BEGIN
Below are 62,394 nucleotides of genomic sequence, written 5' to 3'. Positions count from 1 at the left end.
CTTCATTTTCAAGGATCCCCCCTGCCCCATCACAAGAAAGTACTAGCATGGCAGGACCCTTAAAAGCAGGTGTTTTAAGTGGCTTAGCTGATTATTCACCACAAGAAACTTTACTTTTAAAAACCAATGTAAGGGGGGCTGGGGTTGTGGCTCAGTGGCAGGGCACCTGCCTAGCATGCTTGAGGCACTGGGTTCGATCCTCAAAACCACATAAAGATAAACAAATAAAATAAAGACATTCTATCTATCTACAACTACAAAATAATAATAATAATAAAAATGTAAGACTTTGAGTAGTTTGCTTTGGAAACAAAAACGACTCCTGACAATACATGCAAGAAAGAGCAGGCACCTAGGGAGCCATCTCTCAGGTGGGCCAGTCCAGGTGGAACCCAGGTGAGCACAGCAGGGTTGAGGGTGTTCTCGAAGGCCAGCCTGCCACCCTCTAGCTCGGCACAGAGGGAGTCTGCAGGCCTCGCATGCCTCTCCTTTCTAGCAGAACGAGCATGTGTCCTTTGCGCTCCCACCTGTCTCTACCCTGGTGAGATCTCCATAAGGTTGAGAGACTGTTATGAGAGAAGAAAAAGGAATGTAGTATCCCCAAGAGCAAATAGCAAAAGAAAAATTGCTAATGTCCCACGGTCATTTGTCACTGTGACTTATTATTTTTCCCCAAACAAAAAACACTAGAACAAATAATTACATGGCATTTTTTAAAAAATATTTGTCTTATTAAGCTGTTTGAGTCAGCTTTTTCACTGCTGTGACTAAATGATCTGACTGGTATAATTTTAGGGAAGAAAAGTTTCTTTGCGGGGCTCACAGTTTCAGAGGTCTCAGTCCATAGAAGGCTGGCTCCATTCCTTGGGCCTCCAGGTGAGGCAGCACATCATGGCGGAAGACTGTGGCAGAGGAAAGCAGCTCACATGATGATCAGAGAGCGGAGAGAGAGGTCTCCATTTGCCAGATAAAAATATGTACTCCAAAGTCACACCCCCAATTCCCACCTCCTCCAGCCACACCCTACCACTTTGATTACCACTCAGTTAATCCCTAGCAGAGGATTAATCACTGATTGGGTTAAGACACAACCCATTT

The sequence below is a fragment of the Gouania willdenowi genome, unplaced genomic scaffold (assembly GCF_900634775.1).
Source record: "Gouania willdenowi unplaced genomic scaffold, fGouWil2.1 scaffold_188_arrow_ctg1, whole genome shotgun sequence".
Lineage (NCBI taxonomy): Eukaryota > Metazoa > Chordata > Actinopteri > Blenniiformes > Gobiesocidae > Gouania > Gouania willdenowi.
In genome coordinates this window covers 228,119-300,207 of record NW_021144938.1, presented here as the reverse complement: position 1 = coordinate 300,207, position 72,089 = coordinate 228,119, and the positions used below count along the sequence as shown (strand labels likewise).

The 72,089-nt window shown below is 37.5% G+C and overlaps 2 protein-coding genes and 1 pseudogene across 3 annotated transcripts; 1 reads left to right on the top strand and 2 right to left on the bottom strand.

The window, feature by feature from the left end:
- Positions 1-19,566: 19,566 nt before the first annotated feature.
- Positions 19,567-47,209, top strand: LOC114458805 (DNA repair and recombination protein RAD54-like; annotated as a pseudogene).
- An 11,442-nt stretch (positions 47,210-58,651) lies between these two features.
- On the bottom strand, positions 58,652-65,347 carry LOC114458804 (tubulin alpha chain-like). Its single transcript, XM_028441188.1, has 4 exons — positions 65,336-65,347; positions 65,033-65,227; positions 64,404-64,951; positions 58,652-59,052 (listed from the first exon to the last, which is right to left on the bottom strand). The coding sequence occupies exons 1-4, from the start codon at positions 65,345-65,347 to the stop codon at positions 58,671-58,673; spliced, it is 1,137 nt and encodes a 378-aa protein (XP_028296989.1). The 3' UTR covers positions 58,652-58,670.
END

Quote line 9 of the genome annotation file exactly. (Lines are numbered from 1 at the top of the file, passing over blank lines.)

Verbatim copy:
- Positions 1-19,566: 19,566 nt before the first annotated feature.